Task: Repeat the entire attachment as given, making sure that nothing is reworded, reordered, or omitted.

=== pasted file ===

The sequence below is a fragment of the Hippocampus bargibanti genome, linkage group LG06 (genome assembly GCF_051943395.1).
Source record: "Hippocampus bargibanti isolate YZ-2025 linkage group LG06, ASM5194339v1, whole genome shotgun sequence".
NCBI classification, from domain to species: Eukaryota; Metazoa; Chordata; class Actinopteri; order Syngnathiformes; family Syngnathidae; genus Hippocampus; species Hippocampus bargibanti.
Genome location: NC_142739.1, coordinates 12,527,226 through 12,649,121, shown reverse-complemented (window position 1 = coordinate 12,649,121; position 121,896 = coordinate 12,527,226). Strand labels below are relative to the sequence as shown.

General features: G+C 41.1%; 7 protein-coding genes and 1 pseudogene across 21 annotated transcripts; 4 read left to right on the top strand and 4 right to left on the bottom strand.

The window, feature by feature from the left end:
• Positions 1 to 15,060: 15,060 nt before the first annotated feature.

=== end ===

The sequence below is a fragment of the Hippocampus bargibanti genome, linkage group LG06 (genome assembly GCF_051943395.1).
Source record: "Hippocampus bargibanti isolate YZ-2025 linkage group LG06, ASM5194339v1, whole genome shotgun sequence".
NCBI classification, from domain to species: Eukaryota; Metazoa; Chordata; class Actinopteri; order Syngnathiformes; family Syngnathidae; genus Hippocampus; species Hippocampus bargibanti.
Genome location: NC_142739.1, coordinates 12,527,226 through 12,649,121, shown reverse-complemented (window position 1 = coordinate 12,649,121; position 121,896 = coordinate 12,527,226). Strand labels below are relative to the sequence as shown.

General features: G+C 41.1%; 7 protein-coding genes and 1 pseudogene across 21 annotated transcripts; 4 read left to right on the top strand and 4 right to left on the bottom strand.

The window, feature by feature from the left end:
• Positions 1 to 15,060: 15,060 nt before the first annotated feature.